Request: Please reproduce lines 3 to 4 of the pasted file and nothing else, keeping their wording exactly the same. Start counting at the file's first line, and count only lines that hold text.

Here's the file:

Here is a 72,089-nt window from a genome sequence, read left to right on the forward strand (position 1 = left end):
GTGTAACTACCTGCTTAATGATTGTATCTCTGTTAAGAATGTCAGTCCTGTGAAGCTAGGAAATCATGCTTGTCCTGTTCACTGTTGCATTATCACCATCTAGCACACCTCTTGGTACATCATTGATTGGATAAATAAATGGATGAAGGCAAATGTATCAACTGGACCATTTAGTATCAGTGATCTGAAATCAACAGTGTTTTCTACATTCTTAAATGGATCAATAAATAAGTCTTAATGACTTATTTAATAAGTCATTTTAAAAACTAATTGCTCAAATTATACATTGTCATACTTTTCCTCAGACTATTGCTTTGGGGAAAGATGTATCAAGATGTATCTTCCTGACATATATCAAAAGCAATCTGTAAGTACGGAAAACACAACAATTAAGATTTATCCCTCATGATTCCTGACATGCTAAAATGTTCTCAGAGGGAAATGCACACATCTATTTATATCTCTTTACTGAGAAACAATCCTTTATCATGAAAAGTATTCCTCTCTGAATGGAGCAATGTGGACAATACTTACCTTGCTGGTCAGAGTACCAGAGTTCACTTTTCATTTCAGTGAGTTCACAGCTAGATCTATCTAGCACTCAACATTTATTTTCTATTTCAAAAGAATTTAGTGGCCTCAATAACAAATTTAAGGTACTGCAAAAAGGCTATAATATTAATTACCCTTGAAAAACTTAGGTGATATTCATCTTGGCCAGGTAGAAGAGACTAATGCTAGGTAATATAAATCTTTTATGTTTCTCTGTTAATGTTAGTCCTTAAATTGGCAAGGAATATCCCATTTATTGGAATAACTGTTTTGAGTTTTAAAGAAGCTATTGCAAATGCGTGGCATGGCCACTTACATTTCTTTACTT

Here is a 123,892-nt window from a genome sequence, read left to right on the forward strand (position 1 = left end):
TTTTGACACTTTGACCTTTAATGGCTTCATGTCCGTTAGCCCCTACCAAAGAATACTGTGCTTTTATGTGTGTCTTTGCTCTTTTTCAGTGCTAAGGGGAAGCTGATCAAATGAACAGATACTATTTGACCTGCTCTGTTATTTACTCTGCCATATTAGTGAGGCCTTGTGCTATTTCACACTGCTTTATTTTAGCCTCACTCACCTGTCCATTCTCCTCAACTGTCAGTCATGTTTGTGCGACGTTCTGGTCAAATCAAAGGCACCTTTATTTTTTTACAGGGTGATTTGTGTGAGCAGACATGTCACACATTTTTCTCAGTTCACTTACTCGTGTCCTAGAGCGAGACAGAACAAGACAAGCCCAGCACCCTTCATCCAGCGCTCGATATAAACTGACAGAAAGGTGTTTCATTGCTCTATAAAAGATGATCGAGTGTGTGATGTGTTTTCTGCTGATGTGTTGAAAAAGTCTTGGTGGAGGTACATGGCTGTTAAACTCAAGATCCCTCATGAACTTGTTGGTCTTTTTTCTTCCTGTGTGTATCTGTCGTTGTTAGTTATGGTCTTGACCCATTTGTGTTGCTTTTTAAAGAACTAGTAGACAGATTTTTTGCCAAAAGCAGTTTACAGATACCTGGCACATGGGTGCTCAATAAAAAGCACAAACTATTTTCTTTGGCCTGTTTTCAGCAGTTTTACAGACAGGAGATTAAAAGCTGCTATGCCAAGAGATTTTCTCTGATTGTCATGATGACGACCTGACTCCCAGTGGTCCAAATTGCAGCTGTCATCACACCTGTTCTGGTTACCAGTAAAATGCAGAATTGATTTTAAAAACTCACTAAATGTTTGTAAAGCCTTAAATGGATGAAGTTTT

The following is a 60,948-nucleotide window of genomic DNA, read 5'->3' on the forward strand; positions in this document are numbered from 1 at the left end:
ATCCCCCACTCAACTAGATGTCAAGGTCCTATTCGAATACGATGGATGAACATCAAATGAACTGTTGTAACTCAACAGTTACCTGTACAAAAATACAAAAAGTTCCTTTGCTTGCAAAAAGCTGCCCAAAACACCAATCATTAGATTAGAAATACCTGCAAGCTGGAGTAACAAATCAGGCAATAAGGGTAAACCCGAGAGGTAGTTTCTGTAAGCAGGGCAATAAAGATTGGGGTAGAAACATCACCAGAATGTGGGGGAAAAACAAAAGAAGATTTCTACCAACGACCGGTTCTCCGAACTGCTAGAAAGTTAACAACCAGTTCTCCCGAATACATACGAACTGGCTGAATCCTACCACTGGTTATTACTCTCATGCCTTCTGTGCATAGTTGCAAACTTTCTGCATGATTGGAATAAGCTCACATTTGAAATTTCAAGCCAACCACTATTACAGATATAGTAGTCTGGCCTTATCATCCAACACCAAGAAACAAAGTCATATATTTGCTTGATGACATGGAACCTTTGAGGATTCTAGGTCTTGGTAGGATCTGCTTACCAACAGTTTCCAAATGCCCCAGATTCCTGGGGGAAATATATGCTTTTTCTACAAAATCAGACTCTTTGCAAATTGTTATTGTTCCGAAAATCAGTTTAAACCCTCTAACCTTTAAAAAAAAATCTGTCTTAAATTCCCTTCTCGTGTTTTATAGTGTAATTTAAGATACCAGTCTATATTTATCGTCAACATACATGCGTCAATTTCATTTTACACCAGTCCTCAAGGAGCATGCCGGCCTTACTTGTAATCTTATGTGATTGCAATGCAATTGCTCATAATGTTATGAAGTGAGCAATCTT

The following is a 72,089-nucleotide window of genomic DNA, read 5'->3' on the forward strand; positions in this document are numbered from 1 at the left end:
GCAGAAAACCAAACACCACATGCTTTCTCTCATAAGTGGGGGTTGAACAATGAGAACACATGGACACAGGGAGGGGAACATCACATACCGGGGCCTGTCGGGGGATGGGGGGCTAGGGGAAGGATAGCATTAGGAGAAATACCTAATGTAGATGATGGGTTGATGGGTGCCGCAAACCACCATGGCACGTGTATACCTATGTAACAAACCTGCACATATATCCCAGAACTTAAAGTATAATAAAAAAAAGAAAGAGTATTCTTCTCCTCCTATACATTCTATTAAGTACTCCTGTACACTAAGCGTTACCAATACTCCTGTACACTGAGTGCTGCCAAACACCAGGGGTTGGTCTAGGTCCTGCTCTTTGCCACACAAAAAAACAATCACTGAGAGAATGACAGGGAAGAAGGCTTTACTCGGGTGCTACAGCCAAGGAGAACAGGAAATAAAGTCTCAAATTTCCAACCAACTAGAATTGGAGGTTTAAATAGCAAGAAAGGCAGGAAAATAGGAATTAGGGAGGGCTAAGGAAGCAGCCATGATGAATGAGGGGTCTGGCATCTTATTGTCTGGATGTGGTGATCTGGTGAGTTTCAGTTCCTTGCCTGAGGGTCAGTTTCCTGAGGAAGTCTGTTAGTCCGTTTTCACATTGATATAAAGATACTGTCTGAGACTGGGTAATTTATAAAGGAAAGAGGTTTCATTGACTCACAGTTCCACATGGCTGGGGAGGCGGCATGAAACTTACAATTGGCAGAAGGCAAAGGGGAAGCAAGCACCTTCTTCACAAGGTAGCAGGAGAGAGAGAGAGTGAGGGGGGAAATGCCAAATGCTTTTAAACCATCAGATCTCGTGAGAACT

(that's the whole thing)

Here is a 123,892-nt window from a genome sequence, read left to right on the forward strand (position 1 = left end):
TTTTGACACTTTGACCTTTAATGGCTTCATGTCCGTTAGCCCCTACCAAAGAATACTGTGCTTTTATGTGTGTCTTTGCTCTTTTTCAGTGCTAAGGGGAAGCTGATCAAATGAACAGATACTATTTGACCTGCTCTGTTATTTACTCTGCCATATTAGTGAGGCCTTGTGCTATTTCACACTGCTTTATTTTAGCCTCACTCACCTGTCCATTCTCCTCAACTGTCAGTCATGTTTGTGCGACGTTCTGGTCAAATCAAAGGCACCTTTATTTTTTTACAGGGTGATTTGTGTGAGCAGACATGTCACACATTTTTCTCAGTTCACTTACTCGTGTCCTAGAGCGAGACAGAACAAGACAAGCCCAGCACCCTTCATCCAGCGCTCGATATAAACTGACAGAAAGGTGTTTCATTGCTCTATAAAAGATGATCGAGTGTGTGATGTGTTTTCTGCTGATGTGTTGAAAAAGTCTTGGTGGAGGTACATGGCTGTTAAACTCAAGATCCCTCATGAACTTGTTGGTCTTTTTTCTTCCTGTGTGTATCTGTCGTTGTTAGTTATGGTCTTGACCCATTTGTGTTGCTTTTTAAAGAACTAGTAGACAGATTTTTTGCCAAAAGCAGTTTACAGATACCTGGCACATGGGTGCTCAATAAAAAGCACAAACTATTTTCTTTGGCCTGTTTTCAGCAGTTTTACAGACAGGAGATTAAAAGCTGCTATGCCAAGAGATTTTCTCTGATTGTCATGATGACGACCTGACTCCCAGTGGTCCAAATTGCAGCTGTCATCACACCTGTTCTGGTTACCAGTAAAATGCAGAATTGATTTTAAAAACTCACTAAATGTTTGTAAAGCCTTAAATGGATGAAGTTTT